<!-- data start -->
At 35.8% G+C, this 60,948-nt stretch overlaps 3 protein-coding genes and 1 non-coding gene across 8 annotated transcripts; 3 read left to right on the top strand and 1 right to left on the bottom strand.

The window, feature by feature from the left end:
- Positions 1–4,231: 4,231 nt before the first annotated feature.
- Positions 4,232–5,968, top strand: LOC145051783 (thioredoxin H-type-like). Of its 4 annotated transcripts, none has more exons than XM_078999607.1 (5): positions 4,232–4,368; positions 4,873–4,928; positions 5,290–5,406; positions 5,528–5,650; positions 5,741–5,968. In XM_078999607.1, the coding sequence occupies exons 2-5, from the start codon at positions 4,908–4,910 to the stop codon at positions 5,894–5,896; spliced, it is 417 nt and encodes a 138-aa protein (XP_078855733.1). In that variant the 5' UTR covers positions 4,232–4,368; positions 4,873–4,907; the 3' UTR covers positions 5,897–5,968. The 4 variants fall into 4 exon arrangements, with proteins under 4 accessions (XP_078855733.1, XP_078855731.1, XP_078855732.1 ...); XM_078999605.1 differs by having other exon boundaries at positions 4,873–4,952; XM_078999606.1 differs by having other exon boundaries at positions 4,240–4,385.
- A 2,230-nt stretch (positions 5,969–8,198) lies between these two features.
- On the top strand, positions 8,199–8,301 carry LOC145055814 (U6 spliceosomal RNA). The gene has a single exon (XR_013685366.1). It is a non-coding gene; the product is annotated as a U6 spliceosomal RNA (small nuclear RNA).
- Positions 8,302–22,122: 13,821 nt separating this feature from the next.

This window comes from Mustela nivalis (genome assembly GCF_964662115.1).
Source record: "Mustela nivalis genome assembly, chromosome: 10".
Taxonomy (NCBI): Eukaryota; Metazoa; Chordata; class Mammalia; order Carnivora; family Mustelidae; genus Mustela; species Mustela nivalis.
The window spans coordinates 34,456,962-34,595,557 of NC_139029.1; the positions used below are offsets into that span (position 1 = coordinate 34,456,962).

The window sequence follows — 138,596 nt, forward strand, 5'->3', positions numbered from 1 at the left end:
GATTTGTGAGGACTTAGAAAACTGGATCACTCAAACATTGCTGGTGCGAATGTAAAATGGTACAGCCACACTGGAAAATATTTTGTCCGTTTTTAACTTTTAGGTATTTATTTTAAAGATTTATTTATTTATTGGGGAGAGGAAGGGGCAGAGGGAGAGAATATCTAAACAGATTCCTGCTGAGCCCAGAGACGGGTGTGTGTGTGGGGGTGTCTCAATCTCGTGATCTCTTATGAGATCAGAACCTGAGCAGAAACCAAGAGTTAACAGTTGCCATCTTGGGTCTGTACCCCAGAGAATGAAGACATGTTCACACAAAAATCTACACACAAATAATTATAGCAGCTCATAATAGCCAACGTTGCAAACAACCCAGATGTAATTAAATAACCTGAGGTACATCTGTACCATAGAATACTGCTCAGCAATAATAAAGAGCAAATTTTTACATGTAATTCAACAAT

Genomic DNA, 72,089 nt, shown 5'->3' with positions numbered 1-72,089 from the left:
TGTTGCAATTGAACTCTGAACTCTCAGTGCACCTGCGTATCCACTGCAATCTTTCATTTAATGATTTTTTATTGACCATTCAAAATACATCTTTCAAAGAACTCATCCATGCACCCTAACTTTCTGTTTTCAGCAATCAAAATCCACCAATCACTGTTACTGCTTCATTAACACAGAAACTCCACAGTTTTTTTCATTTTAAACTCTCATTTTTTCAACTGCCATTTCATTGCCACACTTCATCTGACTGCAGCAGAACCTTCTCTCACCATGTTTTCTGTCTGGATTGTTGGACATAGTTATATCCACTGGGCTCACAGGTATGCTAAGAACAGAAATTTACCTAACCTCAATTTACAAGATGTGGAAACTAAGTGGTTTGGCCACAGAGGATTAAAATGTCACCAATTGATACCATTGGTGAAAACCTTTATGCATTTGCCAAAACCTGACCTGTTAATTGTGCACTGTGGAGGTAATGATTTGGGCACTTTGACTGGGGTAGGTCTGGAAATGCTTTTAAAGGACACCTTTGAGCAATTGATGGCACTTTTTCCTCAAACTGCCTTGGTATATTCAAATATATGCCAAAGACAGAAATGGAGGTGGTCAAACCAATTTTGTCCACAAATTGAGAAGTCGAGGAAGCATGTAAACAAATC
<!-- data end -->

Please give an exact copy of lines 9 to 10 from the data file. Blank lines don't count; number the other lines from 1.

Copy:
Source record: "Mustela nivalis genome assembly, chromosome: 10".
Taxonomy (NCBI): Eukaryota; Metazoa; Chordata; class Mammalia; order Carnivora; family Mustelidae; genus Mustela; species Mustela nivalis.